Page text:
What do the ten do with their new bodies, their renewed minds, their newly freed spirits?  Well, nine of them don’t return – and Jesus is clearly aghast: “Were not ten cleansed?  Where are the nine?  Was no one found to return and give praise to God except this foreigner?”

Dear friends, the Christian life is that we “return and give praise to God” by leading lives of gratitude for what Jesus has done for us.  We give thanks because someone has done us a good turn and given us something.  And in the case of Jesus, that Someone has given us eternal life, victory over the grave, dominion over the devil, a second chance, a new lease on life, a transformation in body and soul that no force in heaven or on earth can take away from us!

He died for us on the cross and washed us from our old sinful dying nature through Holy Baptism.  He proclaims this gift to us through the preaching of the Good News.  He liberates us from this body of death by Holy Absolution.  And He invites us to the greatest Thanksgiving feast of all: Holy Communion with Him in His body and blood – for the word “Eucharist” is literally Greek for “Thanksgiving.”

And having been cleansed, we turn back, “praising God with a loud voice.”  And we do this when we serve our neighbor by our deeds, when we worship God and praise Him for His mercy, when we support our congregation by our sacrifice of thanksgiving, calling on the name of the Lord in the Divine Service.  We do this when we fall at Jesus’s feet by studying the Scriptures, by praying, by learning all that we can about Him and His kingdom, and when we teach our children and the children of others how Jesus has saved us, cured us, and gave us everlasting life.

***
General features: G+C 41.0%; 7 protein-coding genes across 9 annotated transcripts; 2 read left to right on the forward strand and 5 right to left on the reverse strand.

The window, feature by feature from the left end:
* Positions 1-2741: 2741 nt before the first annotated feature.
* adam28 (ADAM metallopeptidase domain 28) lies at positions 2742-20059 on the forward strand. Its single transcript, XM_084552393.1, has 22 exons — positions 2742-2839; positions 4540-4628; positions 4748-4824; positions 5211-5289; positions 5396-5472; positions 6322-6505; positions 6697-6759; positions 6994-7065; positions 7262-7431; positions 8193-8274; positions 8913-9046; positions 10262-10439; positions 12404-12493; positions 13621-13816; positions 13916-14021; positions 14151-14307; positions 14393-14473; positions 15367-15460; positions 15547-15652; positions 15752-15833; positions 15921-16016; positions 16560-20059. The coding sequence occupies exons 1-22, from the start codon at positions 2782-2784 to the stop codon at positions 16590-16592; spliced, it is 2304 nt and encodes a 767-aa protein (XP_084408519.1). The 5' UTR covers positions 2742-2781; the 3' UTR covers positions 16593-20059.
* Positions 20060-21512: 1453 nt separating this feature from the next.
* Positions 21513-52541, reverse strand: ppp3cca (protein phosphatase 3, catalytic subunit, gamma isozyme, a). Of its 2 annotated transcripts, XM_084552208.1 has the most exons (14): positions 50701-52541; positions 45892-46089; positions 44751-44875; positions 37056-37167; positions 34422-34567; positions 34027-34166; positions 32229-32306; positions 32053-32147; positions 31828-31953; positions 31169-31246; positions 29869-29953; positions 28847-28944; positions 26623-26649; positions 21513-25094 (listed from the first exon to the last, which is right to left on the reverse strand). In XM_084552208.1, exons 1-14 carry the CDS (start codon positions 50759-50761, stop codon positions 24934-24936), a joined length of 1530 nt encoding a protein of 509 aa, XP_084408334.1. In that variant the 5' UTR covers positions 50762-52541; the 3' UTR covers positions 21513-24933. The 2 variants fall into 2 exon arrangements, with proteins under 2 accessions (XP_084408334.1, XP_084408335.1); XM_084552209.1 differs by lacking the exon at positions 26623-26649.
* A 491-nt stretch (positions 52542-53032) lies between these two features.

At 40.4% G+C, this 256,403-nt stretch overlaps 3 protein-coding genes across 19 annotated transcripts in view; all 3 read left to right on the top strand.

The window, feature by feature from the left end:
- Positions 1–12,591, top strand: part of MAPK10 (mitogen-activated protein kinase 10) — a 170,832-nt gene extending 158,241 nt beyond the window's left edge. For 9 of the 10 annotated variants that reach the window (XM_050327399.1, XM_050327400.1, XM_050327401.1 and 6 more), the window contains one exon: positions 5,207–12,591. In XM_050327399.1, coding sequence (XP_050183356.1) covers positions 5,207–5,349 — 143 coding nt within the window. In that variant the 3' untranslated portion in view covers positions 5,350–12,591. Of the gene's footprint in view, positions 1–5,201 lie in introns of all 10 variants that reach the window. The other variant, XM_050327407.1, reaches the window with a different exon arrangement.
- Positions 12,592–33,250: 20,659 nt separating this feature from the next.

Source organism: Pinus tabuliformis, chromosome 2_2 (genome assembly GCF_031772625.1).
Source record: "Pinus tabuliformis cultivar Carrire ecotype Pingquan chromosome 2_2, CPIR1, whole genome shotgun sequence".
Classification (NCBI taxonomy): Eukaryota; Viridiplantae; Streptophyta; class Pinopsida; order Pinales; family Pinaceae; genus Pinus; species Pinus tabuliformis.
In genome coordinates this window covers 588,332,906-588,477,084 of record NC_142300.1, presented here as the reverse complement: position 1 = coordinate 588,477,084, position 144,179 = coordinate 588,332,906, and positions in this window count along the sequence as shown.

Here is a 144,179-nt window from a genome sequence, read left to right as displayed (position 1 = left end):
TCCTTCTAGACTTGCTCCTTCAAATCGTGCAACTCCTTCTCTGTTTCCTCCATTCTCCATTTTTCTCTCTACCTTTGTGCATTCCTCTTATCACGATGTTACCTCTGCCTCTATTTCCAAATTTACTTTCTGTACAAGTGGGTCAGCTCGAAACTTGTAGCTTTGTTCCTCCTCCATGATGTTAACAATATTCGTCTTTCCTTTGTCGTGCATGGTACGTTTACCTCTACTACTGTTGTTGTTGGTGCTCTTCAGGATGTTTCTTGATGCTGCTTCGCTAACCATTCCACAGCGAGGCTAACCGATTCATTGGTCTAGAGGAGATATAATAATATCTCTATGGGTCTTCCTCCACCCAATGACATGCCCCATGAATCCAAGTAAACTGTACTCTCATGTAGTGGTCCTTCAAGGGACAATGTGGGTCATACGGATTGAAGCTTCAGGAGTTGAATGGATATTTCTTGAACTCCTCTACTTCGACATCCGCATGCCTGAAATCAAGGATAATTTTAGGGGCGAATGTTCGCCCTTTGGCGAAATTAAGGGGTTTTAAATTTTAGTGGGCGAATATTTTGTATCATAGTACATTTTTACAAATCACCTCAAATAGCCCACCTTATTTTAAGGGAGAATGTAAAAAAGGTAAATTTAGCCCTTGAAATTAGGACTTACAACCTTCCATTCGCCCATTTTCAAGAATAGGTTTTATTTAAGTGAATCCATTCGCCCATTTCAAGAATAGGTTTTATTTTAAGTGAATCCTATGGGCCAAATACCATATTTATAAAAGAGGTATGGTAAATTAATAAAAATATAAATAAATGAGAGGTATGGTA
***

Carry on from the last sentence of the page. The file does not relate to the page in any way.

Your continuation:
This is the Christian life, and it is a life of joyful service, not begrudging rule-following.  It is a life of the desire to be where Jesus is, not a life of complaining that we “have to go to church.”  It is a life of the freedom to love our neighbor in many and various ways because we have been set free to do so, not a life of trying to be good enough to get into heaven by selfish "good works” – because you’re just not that good, and neither am I.